The hidden dangers of Process Debt

Most of us involved in software development are familiar with the term “technical debt”.

As a quick reminder, it was introduced by Ward Cunningham to describe the phenomenon that occurs when we use code that is easy to implement in the short run instead of applying the best overall solution we have identified.

It is by definition a conscious decision to take a shortcut for short term gratification (like taking out a new credit card for a holiday) that in thew long term will cost us to spend extra time in development when improving the system (like paying interest on the credit card debt).

Until the capital is repaid in full we will always pay interest when adding features to the system as the debt creates obstacle to adding new code efficiently.

Ward suggests that when we are in a situation of rushing something out we need to be conscious that we will have to pay the capital in the future or the interests will cripple us.

Ward suggests refactoring as a solution to paying off technical debt.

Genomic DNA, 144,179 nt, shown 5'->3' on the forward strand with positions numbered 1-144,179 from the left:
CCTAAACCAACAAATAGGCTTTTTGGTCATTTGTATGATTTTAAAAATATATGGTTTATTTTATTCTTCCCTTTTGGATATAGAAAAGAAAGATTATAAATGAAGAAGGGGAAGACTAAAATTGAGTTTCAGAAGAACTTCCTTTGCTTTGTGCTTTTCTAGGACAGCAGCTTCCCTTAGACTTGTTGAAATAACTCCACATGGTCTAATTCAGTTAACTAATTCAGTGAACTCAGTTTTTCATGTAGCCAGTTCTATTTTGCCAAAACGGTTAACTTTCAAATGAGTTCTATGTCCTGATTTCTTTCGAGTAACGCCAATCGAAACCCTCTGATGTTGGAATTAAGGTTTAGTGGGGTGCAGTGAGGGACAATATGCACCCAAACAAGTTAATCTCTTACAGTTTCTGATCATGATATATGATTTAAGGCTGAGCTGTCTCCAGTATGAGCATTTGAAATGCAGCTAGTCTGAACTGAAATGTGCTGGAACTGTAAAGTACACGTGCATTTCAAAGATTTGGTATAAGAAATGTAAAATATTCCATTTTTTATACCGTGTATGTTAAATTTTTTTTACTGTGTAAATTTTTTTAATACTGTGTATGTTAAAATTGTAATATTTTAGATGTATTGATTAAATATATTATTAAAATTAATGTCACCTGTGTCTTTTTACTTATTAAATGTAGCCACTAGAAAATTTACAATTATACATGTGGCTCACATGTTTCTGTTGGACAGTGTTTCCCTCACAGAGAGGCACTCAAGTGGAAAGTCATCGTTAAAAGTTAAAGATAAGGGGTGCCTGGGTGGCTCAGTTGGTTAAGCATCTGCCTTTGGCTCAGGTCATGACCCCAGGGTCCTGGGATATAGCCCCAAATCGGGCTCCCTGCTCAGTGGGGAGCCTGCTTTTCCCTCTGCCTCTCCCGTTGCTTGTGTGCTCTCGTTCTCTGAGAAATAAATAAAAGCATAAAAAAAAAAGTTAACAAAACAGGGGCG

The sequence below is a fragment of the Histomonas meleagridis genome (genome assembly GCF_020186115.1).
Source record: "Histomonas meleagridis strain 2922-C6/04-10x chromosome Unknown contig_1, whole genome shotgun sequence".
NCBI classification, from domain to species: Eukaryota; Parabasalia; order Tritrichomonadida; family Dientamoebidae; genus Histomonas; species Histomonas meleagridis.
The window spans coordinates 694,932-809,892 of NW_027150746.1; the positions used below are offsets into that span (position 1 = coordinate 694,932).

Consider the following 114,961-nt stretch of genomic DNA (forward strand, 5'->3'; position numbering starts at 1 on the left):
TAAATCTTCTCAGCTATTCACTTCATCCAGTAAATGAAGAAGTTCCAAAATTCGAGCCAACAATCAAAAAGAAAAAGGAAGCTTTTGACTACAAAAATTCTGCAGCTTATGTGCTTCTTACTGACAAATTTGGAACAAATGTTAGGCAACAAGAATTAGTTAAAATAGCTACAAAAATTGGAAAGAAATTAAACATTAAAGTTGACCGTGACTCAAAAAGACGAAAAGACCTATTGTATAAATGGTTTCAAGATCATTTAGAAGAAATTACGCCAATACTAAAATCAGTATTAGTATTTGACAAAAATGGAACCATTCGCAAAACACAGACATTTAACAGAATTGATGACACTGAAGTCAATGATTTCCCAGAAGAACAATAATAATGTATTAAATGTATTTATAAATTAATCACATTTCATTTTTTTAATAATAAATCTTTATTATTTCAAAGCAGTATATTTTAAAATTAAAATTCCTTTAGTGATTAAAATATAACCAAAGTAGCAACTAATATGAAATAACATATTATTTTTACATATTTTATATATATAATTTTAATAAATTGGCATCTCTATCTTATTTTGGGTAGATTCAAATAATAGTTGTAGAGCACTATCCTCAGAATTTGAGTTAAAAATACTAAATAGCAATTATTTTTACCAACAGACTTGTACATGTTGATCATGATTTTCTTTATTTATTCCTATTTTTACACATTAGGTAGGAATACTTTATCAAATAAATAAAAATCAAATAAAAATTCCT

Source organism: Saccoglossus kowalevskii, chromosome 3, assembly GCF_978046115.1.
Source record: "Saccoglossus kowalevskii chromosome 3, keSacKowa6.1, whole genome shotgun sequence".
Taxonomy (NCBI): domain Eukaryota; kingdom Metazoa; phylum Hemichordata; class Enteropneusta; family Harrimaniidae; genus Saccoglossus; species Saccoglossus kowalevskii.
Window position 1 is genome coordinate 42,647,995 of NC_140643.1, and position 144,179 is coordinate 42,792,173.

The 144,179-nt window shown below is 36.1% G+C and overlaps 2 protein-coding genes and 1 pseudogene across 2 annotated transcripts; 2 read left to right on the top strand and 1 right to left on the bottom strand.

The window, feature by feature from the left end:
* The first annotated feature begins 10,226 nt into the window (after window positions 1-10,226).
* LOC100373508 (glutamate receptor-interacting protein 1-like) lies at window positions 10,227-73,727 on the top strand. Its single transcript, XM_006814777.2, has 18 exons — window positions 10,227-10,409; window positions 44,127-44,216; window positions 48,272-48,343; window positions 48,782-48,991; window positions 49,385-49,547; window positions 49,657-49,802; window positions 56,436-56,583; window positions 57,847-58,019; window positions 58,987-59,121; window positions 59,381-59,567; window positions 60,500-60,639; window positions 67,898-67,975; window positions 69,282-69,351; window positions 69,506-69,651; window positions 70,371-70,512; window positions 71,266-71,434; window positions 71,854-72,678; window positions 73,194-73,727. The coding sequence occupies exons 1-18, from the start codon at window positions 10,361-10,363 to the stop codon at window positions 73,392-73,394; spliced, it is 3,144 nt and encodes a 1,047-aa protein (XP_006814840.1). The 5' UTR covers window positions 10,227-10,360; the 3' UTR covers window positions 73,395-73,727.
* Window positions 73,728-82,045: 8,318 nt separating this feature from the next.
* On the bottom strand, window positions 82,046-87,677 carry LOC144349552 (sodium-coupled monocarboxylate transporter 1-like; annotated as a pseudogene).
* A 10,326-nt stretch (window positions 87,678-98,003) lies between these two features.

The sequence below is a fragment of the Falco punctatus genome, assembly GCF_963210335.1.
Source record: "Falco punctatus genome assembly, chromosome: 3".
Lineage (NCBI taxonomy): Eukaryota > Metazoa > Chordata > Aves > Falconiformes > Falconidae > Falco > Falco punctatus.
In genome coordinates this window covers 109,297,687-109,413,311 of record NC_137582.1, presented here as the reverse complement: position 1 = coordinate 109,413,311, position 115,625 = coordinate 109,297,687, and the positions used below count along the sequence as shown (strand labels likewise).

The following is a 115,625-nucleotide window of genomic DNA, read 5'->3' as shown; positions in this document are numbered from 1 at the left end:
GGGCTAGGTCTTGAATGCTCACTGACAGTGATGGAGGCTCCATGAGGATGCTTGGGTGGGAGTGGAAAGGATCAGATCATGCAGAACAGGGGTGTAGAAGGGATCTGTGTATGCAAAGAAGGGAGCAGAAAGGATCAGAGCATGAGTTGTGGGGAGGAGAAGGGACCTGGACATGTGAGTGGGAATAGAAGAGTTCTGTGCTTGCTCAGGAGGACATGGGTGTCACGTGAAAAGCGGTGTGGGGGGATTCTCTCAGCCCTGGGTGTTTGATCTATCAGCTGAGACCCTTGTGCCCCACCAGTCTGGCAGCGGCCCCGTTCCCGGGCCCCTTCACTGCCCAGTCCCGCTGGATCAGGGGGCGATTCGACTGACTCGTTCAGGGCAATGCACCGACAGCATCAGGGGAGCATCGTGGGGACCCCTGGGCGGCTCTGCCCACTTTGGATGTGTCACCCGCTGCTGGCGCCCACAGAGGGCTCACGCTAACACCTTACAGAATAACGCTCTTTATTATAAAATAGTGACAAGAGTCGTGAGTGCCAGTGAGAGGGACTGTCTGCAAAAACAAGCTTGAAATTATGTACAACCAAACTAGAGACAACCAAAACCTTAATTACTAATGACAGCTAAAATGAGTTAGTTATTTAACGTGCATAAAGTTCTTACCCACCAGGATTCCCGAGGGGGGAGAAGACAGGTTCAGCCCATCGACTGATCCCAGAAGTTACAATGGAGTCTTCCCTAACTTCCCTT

I really like Ward’s vision and I want to expand the metaphor one level up.

Now if we change the word “software” in my description of technical debt above with “processe” we can define Process Debt.

Replacing we get:

Process Debt is the phenomenon that occurs when we use a processes that is easy to implement in the short run instead of applying the best overall solution we have identified.

Let’s look at one example

You notice that lately the system seems to be more unstable than usual. You know this because there are more calls from customer care and more defects get raised.

Option 1: You want to get to the bottom of the situation and believe that a root cause analysis with 5 whys could get you there. If you use this approach you will probably identify a change in your process to help you prevent some defects in the future.

Option 2: You implement a better policy for developers to select the defects to work on reducing the time the defects are in the unresolved queue while maintaining new features creation throughput relatively stable.

You know Option 1 is better in the long run because it will generate a change in the process to reduce the amount of rework. This will mean less time spent fixing and more time spent on new features that as a consequence means higher throughput and lower lead time for new features.

Option 1 requires some investment. You need to hold one or more root cause analysis sessions, identify the problem(s) experiment with solutions until you find a solution that mitigates your problem.

If you are under pressure, because the new product needs shipping and the old defects need fixing, you are likely to choose option 2.

By doing this you have introduced process debt

The capital of this debt is the lack of change in the process  you could have identified if using Option 1.

Oh, yes, I forgot, change is difficult.